To Make Roti Prata in 20 Minutes
By Tris Marlis - Friday, Nov 23, 2012
If you ask Indians where to get best Indian food in town, it will very likely be at their homes, say friends like Shivi Khandelwal, who showed us just how simple it is. These folks know how to cook their food. One of their first lessons in kitchen is how to make roti (bread). Indian breads’ preparation and names vary with each region; Chapati, Roti, Naan, Paratha and Kulcha being some of them. North India, being one of the major producers of wheat is a key reason why breads are their staple food.
The good news is Indian bread is actually quite easy to prepare and is a very healthy diet. Here are the simple steps to make your own roti. Preparation time is about 20 minutes.
Ingredients 1 cup (approx. 200g) of wheat flour 1/2 cup of water 1/2 teaspoon of salt 1 tablespoon of oil
Mix the wheat flour with 1/2 teaspoon of salt and add water accordingly. Don’t add all water at once. If the dough is sticky, add a little additional flour (as different batches of flour behave differently), 1 tablespoon at a time, until the dough comes together in a solid ball. If the dough is too dry, add additional water, 1 tablespoon at a time. Knead thoroughly with your fingers.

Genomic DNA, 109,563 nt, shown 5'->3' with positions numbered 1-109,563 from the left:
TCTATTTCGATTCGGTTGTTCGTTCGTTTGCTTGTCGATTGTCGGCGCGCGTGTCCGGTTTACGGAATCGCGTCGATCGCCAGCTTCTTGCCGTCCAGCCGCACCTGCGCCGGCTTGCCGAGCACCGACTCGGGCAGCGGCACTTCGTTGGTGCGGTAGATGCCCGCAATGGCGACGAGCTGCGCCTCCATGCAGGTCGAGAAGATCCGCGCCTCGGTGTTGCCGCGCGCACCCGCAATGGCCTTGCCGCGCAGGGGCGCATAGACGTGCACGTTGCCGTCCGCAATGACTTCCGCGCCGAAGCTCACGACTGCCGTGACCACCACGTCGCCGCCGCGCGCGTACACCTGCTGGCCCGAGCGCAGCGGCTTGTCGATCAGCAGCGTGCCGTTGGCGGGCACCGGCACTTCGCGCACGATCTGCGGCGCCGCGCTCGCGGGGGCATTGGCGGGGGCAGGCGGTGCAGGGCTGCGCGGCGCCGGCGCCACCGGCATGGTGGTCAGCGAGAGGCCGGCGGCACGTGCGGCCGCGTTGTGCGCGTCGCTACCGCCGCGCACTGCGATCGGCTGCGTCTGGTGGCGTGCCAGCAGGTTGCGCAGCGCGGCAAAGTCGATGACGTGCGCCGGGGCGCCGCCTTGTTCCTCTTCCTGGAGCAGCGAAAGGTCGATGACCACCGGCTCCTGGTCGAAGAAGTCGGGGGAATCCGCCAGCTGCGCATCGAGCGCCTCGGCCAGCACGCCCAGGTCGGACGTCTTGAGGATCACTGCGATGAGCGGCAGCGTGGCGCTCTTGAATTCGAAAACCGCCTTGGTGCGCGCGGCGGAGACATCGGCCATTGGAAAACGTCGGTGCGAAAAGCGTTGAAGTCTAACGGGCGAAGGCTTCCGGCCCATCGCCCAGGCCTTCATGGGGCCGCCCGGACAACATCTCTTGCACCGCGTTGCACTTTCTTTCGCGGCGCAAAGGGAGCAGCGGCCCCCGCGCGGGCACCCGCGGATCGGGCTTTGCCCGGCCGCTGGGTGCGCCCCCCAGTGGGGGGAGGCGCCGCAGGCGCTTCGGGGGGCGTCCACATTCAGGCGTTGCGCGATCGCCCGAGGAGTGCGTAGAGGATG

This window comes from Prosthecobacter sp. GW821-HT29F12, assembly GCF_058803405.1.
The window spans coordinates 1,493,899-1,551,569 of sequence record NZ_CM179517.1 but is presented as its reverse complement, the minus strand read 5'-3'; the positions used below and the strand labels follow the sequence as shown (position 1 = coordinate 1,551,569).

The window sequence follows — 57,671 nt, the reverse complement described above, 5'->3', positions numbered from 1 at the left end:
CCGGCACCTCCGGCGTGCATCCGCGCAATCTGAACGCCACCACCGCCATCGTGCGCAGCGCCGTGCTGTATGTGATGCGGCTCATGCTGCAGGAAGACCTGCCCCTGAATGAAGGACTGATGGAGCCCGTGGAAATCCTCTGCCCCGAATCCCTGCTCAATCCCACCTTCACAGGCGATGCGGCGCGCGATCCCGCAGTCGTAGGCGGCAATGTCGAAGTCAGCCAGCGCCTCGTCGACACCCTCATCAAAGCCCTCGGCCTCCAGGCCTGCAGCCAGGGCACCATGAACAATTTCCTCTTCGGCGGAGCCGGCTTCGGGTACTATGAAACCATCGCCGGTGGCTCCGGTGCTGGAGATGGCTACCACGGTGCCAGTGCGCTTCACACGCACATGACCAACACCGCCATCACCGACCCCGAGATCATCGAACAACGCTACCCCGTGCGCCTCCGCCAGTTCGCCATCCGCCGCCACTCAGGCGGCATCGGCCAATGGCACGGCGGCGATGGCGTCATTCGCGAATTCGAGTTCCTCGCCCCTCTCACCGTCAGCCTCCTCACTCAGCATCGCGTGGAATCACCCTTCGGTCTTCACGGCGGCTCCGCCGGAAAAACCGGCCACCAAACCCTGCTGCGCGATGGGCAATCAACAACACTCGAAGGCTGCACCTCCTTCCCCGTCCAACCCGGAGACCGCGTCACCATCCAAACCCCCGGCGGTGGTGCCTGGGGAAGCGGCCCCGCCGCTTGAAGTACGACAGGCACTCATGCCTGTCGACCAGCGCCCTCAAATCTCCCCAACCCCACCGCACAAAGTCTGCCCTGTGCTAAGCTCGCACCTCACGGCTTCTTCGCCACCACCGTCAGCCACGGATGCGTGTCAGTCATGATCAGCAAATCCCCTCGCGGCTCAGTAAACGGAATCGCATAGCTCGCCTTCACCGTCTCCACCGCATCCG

Leave the dough to rest for 3-4 minutes, drip a few drops of water, let it absorb the moisture. After that, continue kneading the dough and add a teaspoon of oil. Knead and leave it for another minute. Once the dough is ready, make even balls of same size (2 inches diameter) and set aside.
Heat up your pan (non stick or a very seasoned pan preferred). Powder your marble slab and rolling pin to prevent sticking. Take one ball, coat it with flour. Start rolling. Roll out the dough all sides evenly, adding flour as needed. Do not make it too thin, or else it will develop holes or stick. Fine tune and experiment as you go along.
Take your flattened dough off the slab and place on the hot pan. You will see the color turn from shiny ‘wet’ to matt ‘dry.’ Flip over, let it toast for a minute. Lift it up and place on the fire, let it blow up. Flip it over, lift it up and there you have your roti!
There are a few alternatives to make your roti. Some people prefer adding milk with their dough or add more oil to tenderize the dough. While rolling your dough, make sure it’s round and even on all sides to make sure it ‘blows up’ on fire. If you prefer to cook roti on pan only, add oil on both sides and let it toast until it appears golden brown.
I like my roti with curry or as dessert, eat it with butter, sugar or condensed milk.